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The Geology of Cobscook Bay State Park
Cobscook Bay State Park is located in Edmunds Township in eastern Maine, six miles south of Dennysville. The Park is bordered by Whiting Bay, a smaller bay located within Cobscook Bay (Figure 1). Twice-daily (semidiurnal) tides in the region average 24 feet (Figure 2), with occasional tides running as high as 28 feet. Cobscook Bay's name comes from the Native American word meaning "boiling tides." These strong tides influence the sediments deposited in the Bay and increase shoreline erosion (Figure 3). The geology of the area is shaped by the tidal forces, the underlying bedrock geology, and the glacial action from the most recent ice age.
Nathaniel S. Shaler, in 1886, was one of the first geologists to describe the bedrock geology of Cobscook Bay. His report (Shaler, 1886), identified the igneous rocks of the area and cataloged the local fossils. Bastin and Williams, in 1914, published the Eastport Folio, a detailed treatise on the bedrock and surficial geology, and paleontology. The geology of Cobscook State Park is dominated by the bedrock of the Edmunds Formation (Bastin and Williams, 1914), a volcanic tuff-breccia. Outcrops of the Edmunds Formation are found throughout the Park and rim the shoreline of Whiting Bay. The Edmunds Formation tuff-breccia is a resistant rock type of Silurian age (approximately 419 to 424 million years ago) that was deposited on the flank of a partially submerged, explosive volcano (Gates, 1975) (Figure 4). The tuff-breccia is one of seven different units distinguished within the Edmunds Formation. Underlying the State Park is the submarine pyroclastic flow or avalanche deposit that forms the white, pink, and maroon, coarse tuff-breccia. Outcrops of this unit can be seen in the field in the day-use area or along the shore. Angular blocks and smaller fragments make up the matrix of the massive Edmunds Formation unit (Figure 5). The smaller fragments and blocks found in the massive breccia are composed of vitrophyre (an igneous rock with a glassy groundmass) and felsite (a light-colored igneous rock composed chiefly of quartz and feldspar). Pumice lapilli and shard inclusions, indicating a pyroclastic origin, are also found in the tuff-breccia.
Another unit of the Edmunds Formation is fossiliferous, another is composed of hydrothermally altered basalt flows, while another is well bedded. As the Edmunds Formation was deposited into the ocean it moved across a muddy marine sediment. The volcanic flows cut down into the underlying muds, deforming and incorporating the mud and its benthic fauna into its lower layers. The fossils found in the lower sections of the Edmunds Formation are the same as those found in the underlying Dennys Formation (the Dennys Formation is another pyroclastic deposit formed by a separate volcano). Brachiopods are the dominant fossils found in the siltstone and shale unit of the Edmunds Formation.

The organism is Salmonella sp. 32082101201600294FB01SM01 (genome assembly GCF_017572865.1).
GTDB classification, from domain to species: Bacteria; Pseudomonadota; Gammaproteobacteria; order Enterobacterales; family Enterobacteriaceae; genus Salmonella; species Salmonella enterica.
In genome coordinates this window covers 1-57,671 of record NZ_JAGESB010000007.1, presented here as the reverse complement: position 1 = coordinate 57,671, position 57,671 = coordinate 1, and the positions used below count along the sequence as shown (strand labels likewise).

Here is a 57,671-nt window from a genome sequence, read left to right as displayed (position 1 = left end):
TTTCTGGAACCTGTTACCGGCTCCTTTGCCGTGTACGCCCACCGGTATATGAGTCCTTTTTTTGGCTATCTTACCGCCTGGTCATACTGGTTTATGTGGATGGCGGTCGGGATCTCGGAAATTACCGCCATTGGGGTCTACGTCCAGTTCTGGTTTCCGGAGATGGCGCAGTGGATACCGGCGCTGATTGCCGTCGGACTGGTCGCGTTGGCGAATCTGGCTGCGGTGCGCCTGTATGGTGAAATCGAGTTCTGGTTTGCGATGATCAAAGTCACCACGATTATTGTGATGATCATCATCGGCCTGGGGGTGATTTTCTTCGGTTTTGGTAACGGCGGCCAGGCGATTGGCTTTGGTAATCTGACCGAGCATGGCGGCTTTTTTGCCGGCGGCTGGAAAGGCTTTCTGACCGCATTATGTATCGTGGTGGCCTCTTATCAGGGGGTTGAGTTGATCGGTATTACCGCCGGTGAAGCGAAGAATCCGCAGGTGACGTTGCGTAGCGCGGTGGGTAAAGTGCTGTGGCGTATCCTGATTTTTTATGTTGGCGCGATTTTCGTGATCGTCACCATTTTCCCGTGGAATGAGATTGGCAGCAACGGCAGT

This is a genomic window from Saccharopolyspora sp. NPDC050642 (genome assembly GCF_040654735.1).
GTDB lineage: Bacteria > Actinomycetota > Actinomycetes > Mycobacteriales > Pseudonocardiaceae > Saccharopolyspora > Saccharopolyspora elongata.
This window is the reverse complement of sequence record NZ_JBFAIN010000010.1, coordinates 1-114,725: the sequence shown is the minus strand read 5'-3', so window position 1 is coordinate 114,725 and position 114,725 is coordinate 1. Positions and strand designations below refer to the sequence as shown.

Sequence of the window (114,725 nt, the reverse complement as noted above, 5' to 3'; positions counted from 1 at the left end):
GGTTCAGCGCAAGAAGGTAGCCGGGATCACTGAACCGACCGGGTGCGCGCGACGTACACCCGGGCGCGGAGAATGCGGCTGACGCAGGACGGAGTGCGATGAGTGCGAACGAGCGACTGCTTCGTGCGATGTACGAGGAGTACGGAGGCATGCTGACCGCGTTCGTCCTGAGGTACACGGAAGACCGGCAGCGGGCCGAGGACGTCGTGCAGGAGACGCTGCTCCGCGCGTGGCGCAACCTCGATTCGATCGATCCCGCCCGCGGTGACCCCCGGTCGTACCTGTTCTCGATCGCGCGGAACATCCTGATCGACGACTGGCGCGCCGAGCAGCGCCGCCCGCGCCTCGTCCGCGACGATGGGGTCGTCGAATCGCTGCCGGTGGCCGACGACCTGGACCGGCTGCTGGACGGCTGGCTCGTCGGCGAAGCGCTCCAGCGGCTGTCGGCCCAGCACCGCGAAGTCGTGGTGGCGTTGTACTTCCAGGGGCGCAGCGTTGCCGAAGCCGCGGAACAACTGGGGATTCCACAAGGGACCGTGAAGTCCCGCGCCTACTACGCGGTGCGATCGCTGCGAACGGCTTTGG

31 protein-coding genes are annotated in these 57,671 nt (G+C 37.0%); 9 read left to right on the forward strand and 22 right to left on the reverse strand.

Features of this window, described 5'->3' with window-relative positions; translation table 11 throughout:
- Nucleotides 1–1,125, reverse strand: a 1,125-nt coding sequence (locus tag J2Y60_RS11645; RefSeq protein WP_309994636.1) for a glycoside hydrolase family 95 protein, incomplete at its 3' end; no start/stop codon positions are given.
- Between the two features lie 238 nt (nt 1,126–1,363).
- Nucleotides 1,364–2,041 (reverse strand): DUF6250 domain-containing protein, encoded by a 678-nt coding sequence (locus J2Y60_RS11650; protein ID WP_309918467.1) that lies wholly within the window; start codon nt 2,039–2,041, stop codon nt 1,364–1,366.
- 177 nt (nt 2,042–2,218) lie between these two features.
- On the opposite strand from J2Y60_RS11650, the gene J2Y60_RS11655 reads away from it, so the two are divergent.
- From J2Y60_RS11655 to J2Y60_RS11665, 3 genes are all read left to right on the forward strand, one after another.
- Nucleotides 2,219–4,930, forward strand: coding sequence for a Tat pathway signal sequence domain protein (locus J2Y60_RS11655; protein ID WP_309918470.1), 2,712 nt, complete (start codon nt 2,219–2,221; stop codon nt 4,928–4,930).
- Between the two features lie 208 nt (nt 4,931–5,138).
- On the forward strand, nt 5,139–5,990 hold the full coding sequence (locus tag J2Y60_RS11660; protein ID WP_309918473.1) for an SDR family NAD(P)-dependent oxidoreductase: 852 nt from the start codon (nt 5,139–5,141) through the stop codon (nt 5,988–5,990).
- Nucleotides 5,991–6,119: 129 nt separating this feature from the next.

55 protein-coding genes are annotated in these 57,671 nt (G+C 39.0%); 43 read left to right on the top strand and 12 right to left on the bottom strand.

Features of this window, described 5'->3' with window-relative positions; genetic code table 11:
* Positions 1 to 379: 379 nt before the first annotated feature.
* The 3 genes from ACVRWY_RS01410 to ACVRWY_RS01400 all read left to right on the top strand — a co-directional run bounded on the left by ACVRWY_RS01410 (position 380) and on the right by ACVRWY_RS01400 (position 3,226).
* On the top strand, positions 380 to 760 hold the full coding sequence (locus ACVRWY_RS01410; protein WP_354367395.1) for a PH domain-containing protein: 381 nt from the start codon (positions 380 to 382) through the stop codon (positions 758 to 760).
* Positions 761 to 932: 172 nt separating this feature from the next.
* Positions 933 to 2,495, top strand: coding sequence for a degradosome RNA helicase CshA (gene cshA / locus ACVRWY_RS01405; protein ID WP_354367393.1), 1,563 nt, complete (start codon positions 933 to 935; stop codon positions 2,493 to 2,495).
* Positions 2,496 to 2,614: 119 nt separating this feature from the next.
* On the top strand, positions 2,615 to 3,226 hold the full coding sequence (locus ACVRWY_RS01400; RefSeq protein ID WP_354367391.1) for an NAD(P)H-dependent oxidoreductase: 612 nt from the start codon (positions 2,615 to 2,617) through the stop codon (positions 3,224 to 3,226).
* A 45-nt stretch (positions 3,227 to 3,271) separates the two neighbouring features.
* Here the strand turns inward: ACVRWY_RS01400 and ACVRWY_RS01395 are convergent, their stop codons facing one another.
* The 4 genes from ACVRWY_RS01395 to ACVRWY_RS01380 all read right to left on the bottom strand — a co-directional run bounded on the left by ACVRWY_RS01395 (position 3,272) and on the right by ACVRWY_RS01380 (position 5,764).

Whiting Bay, being far from the open ocean, is a shallow, restricted embayment. Seismic reflection profiling by Kelley and others (1989) indicates a mud thickness up to 28 m (92 feet) in Whiting Bay. A thick Presumpscot Formation mud unit would be expected due to the restricted circulation in the bay.
Cobscook Bay State Park's geology is strongly influenced by three main factors: the resistant rocks of the Edmunds Formation, the erosive effects of the last continental glaciation, and modern tidal processes. The forces that shaped the landscape produced as Shaler put it in 1886: "a more interesting assemblage of phenomena than can be found on any other part of the eastern seaboard of the United States."
Bastin, E. S. and Williams, H. S., 1914, Eastport Folio, Maine: U. S. Geological Survey Folio 192.
Borns, H. W., Jr., 1975, Reconnaissance surficial geologic map of the Eastport 15' quadrangle, Maine: Maine Geological Survey, Open-File Map 75-2, scale 1:62,500.
Gates, O., 1975, Geologic map and cross sections of the Eastport quadrangle, Maine: Maine Geological Survey, Geologic Map Series GM-3, 19 p., map, scale 1:48,000.
Gates, O., 1982, Brittle fractures in the Eastport 2-degree sheet, Maine: Maine Geological Survey, Open-File Report 82-29, 15 p., map, scale 1:250,000.
Kelley, J. T., Belknap, D. F., Jacobson, G. L., and Jacobson, H. A., 1988, The morphology and origin of salt marshes along the glaciated coastline of Maine, USA: Journal of Coastal Research, v. 4, no. 4, p. 649-665.
Kelley, J. T., Belknap, D. F., and Shipp, R. C., 1989, Neotectonics as evaluated by seismic reflection methods in coastal Maine, in Anderson, W. A., and Borns, H. W., Jr. (editors), Neotectonics of Maine: Studies in seismicity, crustal warping, and sea-level change: Maine Geological Survey, Bulletin 40, p. 157-204.
Shaler, N. S., 1886, Preliminary report on the geology of the Cobscook Bay district, Maine: American Journal of Science, v. 32, no. 187, 26 p.
Timson, B. S., 1976, Coastal marine geologic environments of the Whiting quadrangle, Maine: Maine Geological Survey, Open-File Map 76-141, scale 1:24,000.
Web text by Robert A. Johnston.
Originally published on the web as the August 2000 Site of the Month.
Last updated on April 12, 2012
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